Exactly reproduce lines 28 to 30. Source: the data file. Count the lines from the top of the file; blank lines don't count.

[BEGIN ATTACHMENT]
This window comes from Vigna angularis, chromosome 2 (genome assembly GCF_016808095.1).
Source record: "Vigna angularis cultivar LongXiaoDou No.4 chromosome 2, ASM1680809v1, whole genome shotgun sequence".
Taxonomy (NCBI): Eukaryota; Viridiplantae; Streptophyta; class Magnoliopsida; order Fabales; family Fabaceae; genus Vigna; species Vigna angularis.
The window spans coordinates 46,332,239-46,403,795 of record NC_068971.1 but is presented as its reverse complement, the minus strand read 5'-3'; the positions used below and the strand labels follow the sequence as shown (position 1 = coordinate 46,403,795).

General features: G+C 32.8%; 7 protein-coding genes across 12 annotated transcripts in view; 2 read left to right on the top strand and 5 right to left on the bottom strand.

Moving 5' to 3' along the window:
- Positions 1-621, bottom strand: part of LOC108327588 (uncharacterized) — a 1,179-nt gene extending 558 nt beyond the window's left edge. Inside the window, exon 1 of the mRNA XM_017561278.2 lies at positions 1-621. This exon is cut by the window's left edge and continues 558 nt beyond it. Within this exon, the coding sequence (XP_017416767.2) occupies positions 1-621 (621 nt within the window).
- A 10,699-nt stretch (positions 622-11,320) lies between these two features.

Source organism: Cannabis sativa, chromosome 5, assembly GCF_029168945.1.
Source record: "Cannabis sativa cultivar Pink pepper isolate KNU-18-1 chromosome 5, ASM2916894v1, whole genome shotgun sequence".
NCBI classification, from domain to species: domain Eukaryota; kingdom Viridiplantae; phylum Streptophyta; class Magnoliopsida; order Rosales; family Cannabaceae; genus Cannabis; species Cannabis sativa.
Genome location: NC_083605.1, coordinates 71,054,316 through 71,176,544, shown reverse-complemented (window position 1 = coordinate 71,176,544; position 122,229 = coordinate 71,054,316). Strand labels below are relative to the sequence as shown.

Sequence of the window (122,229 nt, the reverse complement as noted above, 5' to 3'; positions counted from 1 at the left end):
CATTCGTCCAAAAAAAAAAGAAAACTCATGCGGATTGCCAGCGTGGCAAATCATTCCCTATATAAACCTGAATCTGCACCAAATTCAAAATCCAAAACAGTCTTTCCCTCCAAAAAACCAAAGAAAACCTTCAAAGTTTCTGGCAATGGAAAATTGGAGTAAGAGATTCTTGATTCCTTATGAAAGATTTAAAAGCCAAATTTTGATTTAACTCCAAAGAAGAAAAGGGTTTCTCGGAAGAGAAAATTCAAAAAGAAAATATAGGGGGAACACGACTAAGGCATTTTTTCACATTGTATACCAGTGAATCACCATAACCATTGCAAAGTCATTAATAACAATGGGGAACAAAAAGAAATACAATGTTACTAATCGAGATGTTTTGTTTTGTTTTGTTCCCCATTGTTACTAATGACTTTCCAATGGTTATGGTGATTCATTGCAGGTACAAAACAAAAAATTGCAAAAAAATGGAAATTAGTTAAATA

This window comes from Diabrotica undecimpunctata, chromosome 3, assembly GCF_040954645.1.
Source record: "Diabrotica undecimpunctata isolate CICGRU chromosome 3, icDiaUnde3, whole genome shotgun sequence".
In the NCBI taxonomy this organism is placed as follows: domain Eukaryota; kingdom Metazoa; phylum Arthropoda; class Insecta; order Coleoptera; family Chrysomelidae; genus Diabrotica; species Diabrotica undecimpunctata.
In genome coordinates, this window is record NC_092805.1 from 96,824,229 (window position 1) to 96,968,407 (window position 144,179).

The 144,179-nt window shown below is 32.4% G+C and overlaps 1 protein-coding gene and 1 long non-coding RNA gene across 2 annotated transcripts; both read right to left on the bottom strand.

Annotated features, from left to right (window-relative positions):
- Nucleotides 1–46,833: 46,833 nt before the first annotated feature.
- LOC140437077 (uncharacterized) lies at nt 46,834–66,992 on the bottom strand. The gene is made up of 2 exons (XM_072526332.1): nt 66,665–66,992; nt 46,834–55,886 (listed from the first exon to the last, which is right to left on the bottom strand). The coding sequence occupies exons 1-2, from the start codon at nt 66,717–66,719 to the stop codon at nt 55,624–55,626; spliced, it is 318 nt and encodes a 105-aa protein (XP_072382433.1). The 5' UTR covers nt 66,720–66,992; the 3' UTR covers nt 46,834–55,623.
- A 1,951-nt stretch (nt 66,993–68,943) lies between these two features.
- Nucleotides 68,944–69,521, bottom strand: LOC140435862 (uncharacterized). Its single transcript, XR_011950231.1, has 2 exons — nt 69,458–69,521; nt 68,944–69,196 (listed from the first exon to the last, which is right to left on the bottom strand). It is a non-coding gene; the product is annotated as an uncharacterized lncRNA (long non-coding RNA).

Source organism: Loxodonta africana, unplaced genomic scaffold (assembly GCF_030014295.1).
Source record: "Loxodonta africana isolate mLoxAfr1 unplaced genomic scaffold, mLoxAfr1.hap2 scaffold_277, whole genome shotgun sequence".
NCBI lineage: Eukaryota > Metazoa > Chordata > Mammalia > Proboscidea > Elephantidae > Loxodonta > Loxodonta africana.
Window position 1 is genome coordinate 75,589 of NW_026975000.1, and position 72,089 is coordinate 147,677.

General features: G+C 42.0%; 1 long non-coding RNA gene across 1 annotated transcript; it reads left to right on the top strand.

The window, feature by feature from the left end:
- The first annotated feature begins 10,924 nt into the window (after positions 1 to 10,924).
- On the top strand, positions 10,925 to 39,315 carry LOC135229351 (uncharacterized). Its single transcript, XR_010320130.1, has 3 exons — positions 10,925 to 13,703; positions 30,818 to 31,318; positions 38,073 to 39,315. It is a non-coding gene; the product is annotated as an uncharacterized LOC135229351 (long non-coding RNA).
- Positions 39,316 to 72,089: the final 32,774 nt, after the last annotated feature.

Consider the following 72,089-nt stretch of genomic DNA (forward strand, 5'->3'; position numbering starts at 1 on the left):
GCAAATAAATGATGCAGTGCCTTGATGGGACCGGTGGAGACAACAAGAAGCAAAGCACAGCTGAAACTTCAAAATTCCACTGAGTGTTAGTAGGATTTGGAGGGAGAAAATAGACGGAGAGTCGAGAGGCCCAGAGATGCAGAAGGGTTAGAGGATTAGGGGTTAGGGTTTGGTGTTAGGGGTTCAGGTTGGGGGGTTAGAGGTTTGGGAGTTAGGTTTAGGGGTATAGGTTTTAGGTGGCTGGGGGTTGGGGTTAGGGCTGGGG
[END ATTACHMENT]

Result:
Window position 1 is genome coordinate 75,589 of NW_026975000.1, and position 72,089 is coordinate 147,677.

General features: G+C 42.0%; 1 long non-coding RNA gene across 1 annotated transcript; it reads left to right on the top strand.

The window, feature by feature from the left end: